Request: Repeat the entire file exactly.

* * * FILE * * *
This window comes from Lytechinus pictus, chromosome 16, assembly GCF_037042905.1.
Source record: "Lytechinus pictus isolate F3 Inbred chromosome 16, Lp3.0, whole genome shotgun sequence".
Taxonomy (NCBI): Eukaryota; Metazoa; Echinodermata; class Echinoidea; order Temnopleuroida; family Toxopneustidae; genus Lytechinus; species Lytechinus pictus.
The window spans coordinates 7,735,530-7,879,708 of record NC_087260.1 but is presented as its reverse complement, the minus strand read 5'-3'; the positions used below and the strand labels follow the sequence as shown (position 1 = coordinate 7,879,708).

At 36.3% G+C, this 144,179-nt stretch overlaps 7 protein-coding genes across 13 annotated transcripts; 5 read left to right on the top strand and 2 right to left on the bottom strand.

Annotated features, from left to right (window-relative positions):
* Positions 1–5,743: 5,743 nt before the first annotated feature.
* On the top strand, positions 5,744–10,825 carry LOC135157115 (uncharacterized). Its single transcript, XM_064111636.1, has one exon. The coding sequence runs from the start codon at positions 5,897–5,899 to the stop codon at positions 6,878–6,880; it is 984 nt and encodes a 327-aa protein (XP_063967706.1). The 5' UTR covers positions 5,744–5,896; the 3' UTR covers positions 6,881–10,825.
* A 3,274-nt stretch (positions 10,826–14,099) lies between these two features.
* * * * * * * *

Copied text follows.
This window comes from Lytechinus pictus, chromosome 16, assembly GCF_037042905.1.
Source record: "Lytechinus pictus isolate F3 Inbred chromosome 16, Lp3.0, whole genome shotgun sequence".
Taxonomy (NCBI): Eukaryota; Metazoa; Echinodermata; class Echinoidea; order Temnopleuroida; family Toxopneustidae; genus Lytechinus; species Lytechinus pictus.
The window spans coordinates 7,735,530-7,879,708 of record NC_087260.1 but is presented as its reverse complement, the minus strand read 5'-3'; the positions used below and the strand labels follow the sequence as shown (position 1 = coordinate 7,879,708).

At 36.3% G+C, this 144,179-nt stretch overlaps 7 protein-coding genes across 13 annotated transcripts; 5 read left to right on the top strand and 2 right to left on the bottom strand.

Annotated features, from left to right (window-relative positions):
* Positions 1–5,743: 5,743 nt before the first annotated feature.
* On the top strand, positions 5,744–10,825 carry LOC135157115 (uncharacterized). Its single transcript, XM_064111636.1, has one exon. The coding sequence runs from the start codon at positions 5,897–5,899 to the stop codon at positions 6,878–6,880; it is 984 nt and encodes a 327-aa protein (XP_063967706.1). The 5' UTR covers positions 5,744–5,896; the 3' UTR covers positions 6,881–10,825.
* A 3,274-nt stretch (positions 10,826–14,099) lies between these two features.